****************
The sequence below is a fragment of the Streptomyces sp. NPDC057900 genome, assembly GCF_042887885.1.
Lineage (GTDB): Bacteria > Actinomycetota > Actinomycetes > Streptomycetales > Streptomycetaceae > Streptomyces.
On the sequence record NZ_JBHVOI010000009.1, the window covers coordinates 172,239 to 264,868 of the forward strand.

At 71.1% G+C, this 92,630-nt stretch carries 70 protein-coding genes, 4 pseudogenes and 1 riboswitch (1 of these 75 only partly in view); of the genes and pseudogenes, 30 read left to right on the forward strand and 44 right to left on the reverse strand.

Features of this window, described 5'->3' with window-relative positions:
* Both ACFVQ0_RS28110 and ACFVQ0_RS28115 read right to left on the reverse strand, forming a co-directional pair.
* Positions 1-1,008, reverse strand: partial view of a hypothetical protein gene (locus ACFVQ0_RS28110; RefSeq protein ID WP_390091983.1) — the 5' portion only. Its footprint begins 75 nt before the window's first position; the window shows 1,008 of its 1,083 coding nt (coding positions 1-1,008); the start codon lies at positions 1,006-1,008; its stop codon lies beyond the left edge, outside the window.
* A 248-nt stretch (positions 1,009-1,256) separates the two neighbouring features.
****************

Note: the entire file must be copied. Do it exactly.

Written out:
The sequence below is a fragment of the Streptomyces sp. NPDC057900 genome, assembly GCF_042887885.1.
Lineage (GTDB): Bacteria > Actinomycetota > Actinomycetes > Streptomycetales > Streptomycetaceae > Streptomyces.
On the sequence record NZ_JBHVOI010000009.1, the window covers coordinates 172,239 to 264,868 of the forward strand.

At 71.1% G+C, this 92,630-nt stretch carries 70 protein-coding genes, 4 pseudogenes and 1 riboswitch (1 of these 75 only partly in view); of the genes and pseudogenes, 30 read left to right on the forward strand and 44 right to left on the reverse strand.

Features of this window, described 5'->3' with window-relative positions:
* Both ACFVQ0_RS28110 and ACFVQ0_RS28115 read right to left on the reverse strand, forming a co-directional pair.
* Positions 1-1,008, reverse strand: partial view of a hypothetical protein gene (locus ACFVQ0_RS28110; RefSeq protein ID WP_390091983.1) — the 5' portion only. Its footprint begins 75 nt before the window's first position; the window shows 1,008 of its 1,083 coding nt (coding positions 1-1,008); the start codon lies at positions 1,006-1,008; its stop codon lies beyond the left edge, outside the window.
* A 248-nt stretch (positions 1,009-1,256) separates the two neighbouring features.